A constitution means established precedents or fundamental principles which are followed to govern a country. Every independent state has a constitution which is its fundamental law according to which the domestic laws are framed. It’s the supreme law.
The Constitutions of the USA and the UK are the most popular constitutions in the world. They have served as epitomes of a perfect fundamental law for decades and have been followed by many countries in framing their constitutions. They are based on two entirely different political systems.
The key differences between US Constitution and British Constitution are as follows:
Difference in nature
The US Constitution is in black and white, i.e. it’s a written document. The British Constitution, on the other hand, is unwritten and doesn’t have a proper codified form.
The Difference in the form of Government
In the US, there’s presidential form of government whereas the UK has parliamentary system based on constitutional monarchy.
Difference in Houses
The US political system is based on two houses:
- The House of Representatives
- The Senate
On the other hand, the British political system also has two houses which are:
- House of Lords
- House of Commons
The US Constitution is rigid and very hard to amend. The process of its amendment involves the following two steps:
- Proposal- The amendments are proposed by two-thirds of the Senate members and the members of the House of Representatives.
- Ratification- The proposal is then ratified after three-fourths of the total members agrees to it. In the past 200 years, there have only been 27 amendments in the US Constitution so far.
The British Constitution, on the other hand, is unwritten and it doesn’t require any rigid process to initiate amendments.
Under the US Constitution, the President is established as the Head of the State who is the executive head whereas the British Queen is the head of the State too but not the executive head because the Queen reigns but doesn’t rule.
Separation of Powers
All the three organs of government i.e. the legislature, executive and judiciary are independent of one another in the British political system, whereas the concept of separation of powers isn’t absolute in the US Constitution due to presence of checks and balances which means that all these organs can interfere in the functions of one another to scrutinize and prevent the exploitation of powers.
Nature of Democratic System
The democratic system of government in the US is based on two-party democracy whereas there’s multi party system in the UK.
The politicians in the USA openly criticize each other in both the Houses by rendering the actions of other members unconstitutional, whereas in the UK, the political discourses are free of these criticisms and arguments.
In the US, elections take place every four years where the President is elected by the Electoral College. The members of the Senate are elected every 6 years and the House of Representative members every 2 years.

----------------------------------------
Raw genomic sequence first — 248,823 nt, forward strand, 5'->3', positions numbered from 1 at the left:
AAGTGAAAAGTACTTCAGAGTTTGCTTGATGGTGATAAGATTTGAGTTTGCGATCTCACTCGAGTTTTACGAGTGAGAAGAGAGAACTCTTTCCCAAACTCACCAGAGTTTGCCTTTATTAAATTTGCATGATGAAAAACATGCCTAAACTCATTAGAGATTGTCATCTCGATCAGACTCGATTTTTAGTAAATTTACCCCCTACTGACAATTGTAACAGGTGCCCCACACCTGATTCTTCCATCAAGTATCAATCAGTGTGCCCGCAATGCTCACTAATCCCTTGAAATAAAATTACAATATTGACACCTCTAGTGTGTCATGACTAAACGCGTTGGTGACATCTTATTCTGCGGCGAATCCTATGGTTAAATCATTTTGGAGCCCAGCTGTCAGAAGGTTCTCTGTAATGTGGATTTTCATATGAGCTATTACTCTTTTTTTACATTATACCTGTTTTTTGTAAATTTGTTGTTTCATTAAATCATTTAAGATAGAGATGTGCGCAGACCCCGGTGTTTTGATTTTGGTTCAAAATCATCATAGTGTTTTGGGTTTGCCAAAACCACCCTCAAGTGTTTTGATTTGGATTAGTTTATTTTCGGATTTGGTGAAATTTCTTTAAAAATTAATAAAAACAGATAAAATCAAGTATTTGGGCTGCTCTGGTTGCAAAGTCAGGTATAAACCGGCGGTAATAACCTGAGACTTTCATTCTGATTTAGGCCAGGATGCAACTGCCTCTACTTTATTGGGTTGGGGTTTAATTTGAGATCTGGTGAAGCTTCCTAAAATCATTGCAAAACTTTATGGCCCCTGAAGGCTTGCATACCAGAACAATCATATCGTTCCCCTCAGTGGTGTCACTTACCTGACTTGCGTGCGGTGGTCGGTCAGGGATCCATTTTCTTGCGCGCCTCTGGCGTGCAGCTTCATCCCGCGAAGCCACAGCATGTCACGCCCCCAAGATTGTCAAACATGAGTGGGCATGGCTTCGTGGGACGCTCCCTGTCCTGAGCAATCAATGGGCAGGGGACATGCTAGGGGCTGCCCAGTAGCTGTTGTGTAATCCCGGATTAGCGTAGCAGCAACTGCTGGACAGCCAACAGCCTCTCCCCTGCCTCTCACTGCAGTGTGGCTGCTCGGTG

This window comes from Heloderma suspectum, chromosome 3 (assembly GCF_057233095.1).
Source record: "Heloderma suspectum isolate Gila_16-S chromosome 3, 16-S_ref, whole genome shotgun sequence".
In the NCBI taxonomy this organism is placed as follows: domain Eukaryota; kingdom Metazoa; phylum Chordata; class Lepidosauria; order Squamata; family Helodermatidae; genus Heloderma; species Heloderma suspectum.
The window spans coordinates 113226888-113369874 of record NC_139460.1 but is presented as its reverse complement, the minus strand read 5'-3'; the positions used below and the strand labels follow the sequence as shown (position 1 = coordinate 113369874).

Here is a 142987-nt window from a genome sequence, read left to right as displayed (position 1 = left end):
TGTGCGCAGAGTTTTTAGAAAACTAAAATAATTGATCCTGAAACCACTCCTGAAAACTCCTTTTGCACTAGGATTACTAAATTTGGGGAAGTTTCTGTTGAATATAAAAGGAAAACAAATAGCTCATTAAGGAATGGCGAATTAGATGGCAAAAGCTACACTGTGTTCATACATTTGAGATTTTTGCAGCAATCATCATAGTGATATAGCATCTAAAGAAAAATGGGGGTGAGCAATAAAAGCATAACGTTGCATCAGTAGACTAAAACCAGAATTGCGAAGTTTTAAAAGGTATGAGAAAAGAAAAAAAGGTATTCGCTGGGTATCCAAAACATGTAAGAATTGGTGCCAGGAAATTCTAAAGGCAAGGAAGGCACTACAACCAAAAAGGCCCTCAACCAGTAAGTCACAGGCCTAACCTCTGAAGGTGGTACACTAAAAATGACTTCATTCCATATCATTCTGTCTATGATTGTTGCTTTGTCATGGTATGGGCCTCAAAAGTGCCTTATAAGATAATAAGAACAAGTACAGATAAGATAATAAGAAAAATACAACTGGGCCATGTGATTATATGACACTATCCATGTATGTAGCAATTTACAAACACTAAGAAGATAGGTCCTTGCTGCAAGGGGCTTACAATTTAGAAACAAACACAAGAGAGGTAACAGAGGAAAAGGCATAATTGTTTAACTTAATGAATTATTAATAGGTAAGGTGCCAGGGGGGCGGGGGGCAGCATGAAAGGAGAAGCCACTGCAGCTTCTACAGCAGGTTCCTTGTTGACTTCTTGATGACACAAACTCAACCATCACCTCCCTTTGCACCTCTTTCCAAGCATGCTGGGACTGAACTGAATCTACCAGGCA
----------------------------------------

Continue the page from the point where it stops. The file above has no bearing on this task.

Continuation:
Contrary to the above, in the UK, the parliamentary elections take place every five years.
Number of States
In the USA, there’s a concept of federation. Which means the federal power lies with the center and there are fifty States that enjoy their autonomy under the Constitution. In the UK, there are four countries namely, Scotland, Ireland, England and Wales. All these countries collectively form a single nation which makes the UK a unitary state as compared to the USA.
Key Facts about US and British Constitution:
- According to Cable News Network (CNN), The US Constitution consists of seven articles, 27 amendments (added in 1992) and a preamble.
- “The first three articles of the Constitution set up the federal system by dividing power between three branches of government - the legislative, executive and judicial. “(CNN)
- “The Fourth and Tenth Amendments ensure states' rights and separate the federal and state governments.” (CNN)
- “Federal powers listed in the Constitution include the right to collect taxes, declare war and regulate trade. The federal government has implied powers that allow the government to respond to changing needs of the nation.” (CNN)
- “Unlike most modern states, Britain does not have a codified constitution but an unwritten one formed of Acts of Parliament, court judgments and conventions.” Professor Robert Blackburn
- “The Parliament Acts (1911–49) that regulate the respective powers of the two Houses of Parliament.” Professor Robert Blackburn
- “The Representation of the People Acts (1918) (as amended) providing for universal voting and other matters of political representation.” Professor Robert Blackburn
- “The European Communities Act (1972) making the UK a legal partner in the European Union.” Professor Robert Blackburn